With TV technology constantly upgrading you might be at a loss when you are in the market for a new TV, some of us remember times when a dial had to be turned to change channels. It was never possible to get it 100 percent tuned in, and you had to settle for a black and white picture, but everyone was quite happy to watch with a bit of snowing or ghosting, as long as they were watching together.
As the times have changed so have our needs and wants, our demands are higher and expectations almost unreachable, but the tv market does its best. We now have tv’s we can control purely with our voices, and the choice of HD ready, Full HD, Ultra HD, LED, LCD etcetera, etcetera, etcetera, but what does this all mean, and how can we explain to the older generation who might be in the market for a new tv. I’m sure if Granny had the best tv everyone would go to her house to watch the F1 racing because we all know, Grannies make the best snacks.
Trying to explain this to someone with a little technical background may be a bit challenging. One could say that a smart tv, is similar to a tv and a computer rolled into one. For those with a basic understanding of technology, the definition is simple; a Smart TV has web browsers built into it as part of its operating system. The tv can connect to the internet via Wi-Fi and once a connection is established, you’ll be able to use the preinstalled apps and download others, like you would on a tablet or cell phone. If you have a Netflix membership you could watch your movies and series to your heart’s content, no adverts or missing important scenes. Many of the Smart TVs have voice control and will follow commands as Google Assistant or Siri does.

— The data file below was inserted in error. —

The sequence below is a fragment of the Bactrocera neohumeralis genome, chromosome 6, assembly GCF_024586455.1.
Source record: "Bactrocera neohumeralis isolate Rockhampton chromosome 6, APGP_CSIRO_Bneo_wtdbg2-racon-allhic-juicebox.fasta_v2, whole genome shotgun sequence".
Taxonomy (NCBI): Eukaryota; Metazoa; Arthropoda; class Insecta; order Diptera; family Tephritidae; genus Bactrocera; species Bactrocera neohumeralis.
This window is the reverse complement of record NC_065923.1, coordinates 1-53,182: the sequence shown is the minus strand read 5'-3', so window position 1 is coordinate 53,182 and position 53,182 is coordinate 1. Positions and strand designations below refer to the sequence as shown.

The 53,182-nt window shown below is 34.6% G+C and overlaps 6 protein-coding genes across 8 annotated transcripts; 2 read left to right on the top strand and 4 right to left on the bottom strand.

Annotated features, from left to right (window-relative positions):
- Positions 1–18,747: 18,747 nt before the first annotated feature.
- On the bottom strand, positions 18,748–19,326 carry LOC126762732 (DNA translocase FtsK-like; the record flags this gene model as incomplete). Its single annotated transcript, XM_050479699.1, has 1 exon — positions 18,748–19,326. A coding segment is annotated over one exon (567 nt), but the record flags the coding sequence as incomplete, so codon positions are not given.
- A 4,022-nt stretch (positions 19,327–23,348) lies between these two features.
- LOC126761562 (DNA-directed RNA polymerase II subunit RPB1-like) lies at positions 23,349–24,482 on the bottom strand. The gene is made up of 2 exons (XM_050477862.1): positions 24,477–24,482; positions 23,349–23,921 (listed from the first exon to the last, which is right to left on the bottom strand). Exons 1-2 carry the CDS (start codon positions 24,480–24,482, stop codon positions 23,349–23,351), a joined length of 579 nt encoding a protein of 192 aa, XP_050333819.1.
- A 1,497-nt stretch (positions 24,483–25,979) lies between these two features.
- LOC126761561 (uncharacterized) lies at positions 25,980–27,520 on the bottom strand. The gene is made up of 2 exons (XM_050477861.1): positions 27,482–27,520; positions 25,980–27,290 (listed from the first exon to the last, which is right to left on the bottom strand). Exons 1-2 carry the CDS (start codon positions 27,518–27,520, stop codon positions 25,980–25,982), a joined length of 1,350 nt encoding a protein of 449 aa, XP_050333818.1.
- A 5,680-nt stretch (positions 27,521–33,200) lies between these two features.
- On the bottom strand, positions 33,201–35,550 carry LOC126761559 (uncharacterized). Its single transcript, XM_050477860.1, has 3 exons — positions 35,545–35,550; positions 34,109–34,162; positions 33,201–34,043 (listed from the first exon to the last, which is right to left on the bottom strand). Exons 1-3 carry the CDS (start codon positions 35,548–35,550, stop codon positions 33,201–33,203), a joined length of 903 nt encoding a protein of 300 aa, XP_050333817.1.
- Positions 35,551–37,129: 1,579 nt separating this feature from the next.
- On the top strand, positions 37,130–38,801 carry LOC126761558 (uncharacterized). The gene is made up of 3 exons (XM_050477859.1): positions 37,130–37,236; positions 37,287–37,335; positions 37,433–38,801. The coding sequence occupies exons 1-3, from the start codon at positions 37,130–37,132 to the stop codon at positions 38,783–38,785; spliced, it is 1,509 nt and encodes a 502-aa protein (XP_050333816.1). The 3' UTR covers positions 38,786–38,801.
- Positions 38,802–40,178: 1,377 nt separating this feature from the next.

Smart TVs have different operating systems, and therefore their interfaces change, so when helping someone with technological deficiencies, consider a TV with a user-friendly interface. For someone who won’t be using Ultra High Definition to watch YouTube for fear of data consumption, spending loads of extra money just for 4k would be pointless, the same as buying a 65” curved TV for a Granny flat. On the other hand, buying an HD ready tv for the same price as a Full HD tv wouldn’t make any sense.
Consider the size, what the TV will essentially be used to watch, how often it will be watched, who will have to learn to use it, the buyer’s budget and how will it be mounted and do some research for tv’s matching that criteria. User reviews are great sources of information, just remember to take the negative ratings with a pinch of salt, read what the user is unhappy about, it could be bad delivery and that has nothing really to do with the performance of the tv.